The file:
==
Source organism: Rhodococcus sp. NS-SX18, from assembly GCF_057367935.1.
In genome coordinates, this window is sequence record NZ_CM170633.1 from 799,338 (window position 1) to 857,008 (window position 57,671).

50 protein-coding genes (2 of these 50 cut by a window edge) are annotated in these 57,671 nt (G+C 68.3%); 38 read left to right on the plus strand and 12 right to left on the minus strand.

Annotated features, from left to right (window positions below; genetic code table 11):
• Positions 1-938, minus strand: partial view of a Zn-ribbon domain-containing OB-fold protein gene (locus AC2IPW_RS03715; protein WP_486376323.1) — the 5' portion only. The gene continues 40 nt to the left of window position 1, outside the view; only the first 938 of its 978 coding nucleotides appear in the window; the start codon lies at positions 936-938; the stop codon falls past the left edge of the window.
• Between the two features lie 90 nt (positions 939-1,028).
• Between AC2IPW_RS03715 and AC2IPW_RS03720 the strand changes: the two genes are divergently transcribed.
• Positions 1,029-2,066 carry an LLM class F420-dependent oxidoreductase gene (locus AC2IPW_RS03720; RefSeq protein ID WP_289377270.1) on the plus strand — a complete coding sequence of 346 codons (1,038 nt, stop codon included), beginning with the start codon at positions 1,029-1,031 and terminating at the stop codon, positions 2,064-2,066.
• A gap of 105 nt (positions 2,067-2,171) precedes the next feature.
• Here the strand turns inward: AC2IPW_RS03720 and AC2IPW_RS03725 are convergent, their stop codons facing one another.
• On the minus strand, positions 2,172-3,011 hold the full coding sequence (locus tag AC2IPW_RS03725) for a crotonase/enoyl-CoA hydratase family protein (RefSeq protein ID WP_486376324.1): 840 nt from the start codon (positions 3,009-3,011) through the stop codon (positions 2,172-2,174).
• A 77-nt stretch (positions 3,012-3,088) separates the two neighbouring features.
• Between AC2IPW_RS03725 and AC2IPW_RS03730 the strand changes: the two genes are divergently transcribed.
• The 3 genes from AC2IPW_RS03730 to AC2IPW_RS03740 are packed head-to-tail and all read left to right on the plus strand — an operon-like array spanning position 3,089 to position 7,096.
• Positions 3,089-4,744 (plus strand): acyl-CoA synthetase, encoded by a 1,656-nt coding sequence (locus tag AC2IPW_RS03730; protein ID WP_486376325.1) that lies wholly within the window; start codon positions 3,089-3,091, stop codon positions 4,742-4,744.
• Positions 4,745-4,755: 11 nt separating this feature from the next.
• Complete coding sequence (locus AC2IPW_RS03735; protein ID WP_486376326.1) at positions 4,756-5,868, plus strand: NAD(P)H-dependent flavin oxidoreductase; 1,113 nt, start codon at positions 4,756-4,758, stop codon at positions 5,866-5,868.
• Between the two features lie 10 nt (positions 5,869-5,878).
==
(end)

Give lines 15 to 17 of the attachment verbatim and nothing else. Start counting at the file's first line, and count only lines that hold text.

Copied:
• Positions 3,089-4,744 (plus strand): acyl-CoA synthetase, encoded by a 1,656-nt coding sequence (locus tag AC2IPW_RS03730; protein ID WP_486376325.1) that lies wholly within the window; start codon positions 3,089-3,091, stop codon positions 4,742-4,744.
• Positions 4,745-4,755: 11 nt separating this feature from the next.
• Complete coding sequence (locus AC2IPW_RS03735; protein ID WP_486376326.1) at positions 4,756-5,868, plus strand: NAD(P)H-dependent flavin oxidoreductase; 1,113 nt, start codon at positions 4,756-4,758, stop codon at positions 5,866-5,868.